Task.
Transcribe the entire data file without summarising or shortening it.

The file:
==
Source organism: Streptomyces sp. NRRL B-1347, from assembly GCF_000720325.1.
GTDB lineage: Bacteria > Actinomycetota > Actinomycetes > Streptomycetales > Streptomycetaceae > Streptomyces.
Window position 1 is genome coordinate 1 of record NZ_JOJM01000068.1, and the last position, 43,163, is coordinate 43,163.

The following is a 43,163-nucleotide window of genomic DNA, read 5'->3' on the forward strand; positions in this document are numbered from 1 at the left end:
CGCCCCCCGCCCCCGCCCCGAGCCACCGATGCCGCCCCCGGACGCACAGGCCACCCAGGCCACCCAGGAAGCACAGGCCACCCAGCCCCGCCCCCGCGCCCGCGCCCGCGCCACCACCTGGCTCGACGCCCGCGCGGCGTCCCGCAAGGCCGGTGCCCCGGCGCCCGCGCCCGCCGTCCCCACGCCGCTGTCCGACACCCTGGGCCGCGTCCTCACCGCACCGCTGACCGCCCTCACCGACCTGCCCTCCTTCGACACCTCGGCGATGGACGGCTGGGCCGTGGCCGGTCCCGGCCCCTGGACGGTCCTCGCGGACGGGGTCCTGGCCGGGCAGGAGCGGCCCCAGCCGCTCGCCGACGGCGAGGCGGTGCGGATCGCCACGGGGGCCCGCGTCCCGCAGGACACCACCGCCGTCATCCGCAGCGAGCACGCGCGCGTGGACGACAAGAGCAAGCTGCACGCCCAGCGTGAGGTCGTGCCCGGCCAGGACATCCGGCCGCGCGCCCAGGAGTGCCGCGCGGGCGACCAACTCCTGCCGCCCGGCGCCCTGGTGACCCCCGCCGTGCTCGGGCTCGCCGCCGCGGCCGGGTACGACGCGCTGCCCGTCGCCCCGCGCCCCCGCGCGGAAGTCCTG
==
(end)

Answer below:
Source organism: Streptomyces sp. NRRL B-1347, from assembly GCF_000720325.1.
GTDB lineage: Bacteria > Actinomycetota > Actinomycetes > Streptomycetales > Streptomycetaceae > Streptomyces.
Window position 1 is genome coordinate 1 of record NZ_JOJM01000068.1, and the last position, 43,163, is coordinate 43,163.

The following is a 43,163-nucleotide window of genomic DNA, read 5'->3' on the forward strand; positions in this document are numbered from 1 at the left end:
CGCCCCCCGCCCCCGCCCCGAGCCACCGATGCCGCCCCCGGACGCACAGGCCACCCAGGCCACCCAGGAAGCACAGGCCACCCAGCCCCGCCCCCGCGCCCGCGCCCGCGCCACCACCTGGCTCGACGCCCGCGCGGCGTCCCGCAAGGCCGGTGCCCCGGCGCCCGCGCCCGCCGTCCCCACGCCGCTGTCCGACACCCTGGGCCGCGTCCTCACCGCACCGCTGACCGCCCTCACCGACCTGCCCTCCTTCGACACCTCGGCGATGGACGGCTGGGCCGTGGCCGGTCCCGGCCCCTGGACGGTCCTCGCGGACGGGGTCCTGGCCGGGCAGGAGCGGCCCCAGCCGCTCGCCGACGGCGAGGCGGTGCGGATCGCCACGGGGGCCCGCGTCCCGCAGGACACCACCGCCGTCATCCGCAGCGAGCACGCGCGCGTGGACGACAAGAGCAAGCTGCACGCCCAGCGTGAGGTCGTGCCCGGCCAGGACATCCGGCCGCGCGCCCAGGAGTGCCGCGCGGGCGACCAACTCCTGCCGCCCGGCGCCCTGGTGACCCCCGCCGTGCTCGGGCTCGCCGCCGCGGCCGGGTACGACGCGCTGCCCGTCGCCCCGCGCCCCCGCGCGGAAGTCCTG